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Clin Transplant. 2011 Jan-Feb;25(1):77-82. doi: 10.1111/j.1399-0012.2009.01193.x.

Multidetector CT angiography in living donor renal transplantation: accuracy and discrepancies in right venous anatomy.

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Department of Surgery, Section of Organ Transplantation & Immunology, Yale University School of Medicine, New Haven, CT 06410, USA.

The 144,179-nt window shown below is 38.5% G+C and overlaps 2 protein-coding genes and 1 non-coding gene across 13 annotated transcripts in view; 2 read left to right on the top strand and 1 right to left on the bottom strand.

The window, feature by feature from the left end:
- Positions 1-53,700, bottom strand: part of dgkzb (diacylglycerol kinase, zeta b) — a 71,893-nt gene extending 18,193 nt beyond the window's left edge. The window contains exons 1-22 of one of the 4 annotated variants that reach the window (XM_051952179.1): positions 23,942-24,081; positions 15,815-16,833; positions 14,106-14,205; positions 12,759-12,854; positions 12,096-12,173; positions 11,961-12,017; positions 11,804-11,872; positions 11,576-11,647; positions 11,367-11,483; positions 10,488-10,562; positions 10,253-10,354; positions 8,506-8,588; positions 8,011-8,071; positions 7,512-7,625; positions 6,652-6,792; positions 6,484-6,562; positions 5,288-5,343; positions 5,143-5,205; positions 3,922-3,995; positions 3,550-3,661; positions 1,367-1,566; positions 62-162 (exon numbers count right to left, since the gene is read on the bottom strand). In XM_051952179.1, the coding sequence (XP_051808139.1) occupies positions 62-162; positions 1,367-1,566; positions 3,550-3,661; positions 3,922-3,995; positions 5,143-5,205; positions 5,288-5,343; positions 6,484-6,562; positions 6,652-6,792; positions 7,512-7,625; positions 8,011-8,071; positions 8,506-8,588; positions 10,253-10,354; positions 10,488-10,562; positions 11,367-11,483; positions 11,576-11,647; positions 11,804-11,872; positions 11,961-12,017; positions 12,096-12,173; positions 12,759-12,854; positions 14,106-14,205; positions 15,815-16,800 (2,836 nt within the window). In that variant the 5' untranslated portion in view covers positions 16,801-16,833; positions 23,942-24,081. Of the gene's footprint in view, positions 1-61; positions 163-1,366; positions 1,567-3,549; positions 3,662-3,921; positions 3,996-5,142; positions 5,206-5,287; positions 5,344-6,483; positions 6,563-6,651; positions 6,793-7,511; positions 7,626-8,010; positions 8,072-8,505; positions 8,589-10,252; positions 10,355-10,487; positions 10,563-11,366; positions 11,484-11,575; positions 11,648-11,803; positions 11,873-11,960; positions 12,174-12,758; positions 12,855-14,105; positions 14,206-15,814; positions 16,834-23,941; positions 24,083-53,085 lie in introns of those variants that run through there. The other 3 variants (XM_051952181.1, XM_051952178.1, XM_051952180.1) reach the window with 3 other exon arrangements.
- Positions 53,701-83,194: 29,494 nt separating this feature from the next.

Multidetector computed tomography (MDCT) angiography is a reliable technique for assessing pre-operative renal anatomy in living kidney donors. The method has largely evolved into protocols that eliminate dedicated venous phase and instead utilize a combined arterial/venous phase to delineate arterial and venous anatomy simultaneously. Despite adoption of this protocol, there has been no study to assess its accuracy. To assess whether or not MDCT angiography compares favorably to intra-operative findings, 102 donors underwent MDCT angiography without a dedicated venous phase with surgical interpretation of renal anatomy. Anatomical variants included multiple arteries (12%), multiple veins (7%), early arterial bifurcation (13%), late venous confluence (5%), circumaortic renal veins (5%), retroaortic vein (1%), and ureteral duplication (2%). The sensitivity and specificity of multiple arterial anomalies were 100% and 97%, respectively. The sensitivity and specificity of multiple venous anomalies were 92% and 98%, respectively. The most common discrepancy was noted exclusively in the interpretation of right venous anatomy as it pertained to the renal vein/vena cava confluence (3%). MDCT angiography using a combined arterial/venous contrast-enhanced phase provides suitable depiction of renal donor anatomy. Careful consideration should be given when planning a right donor nephrectomy whether the radiographic interpretation is suggestive of a late confluence.

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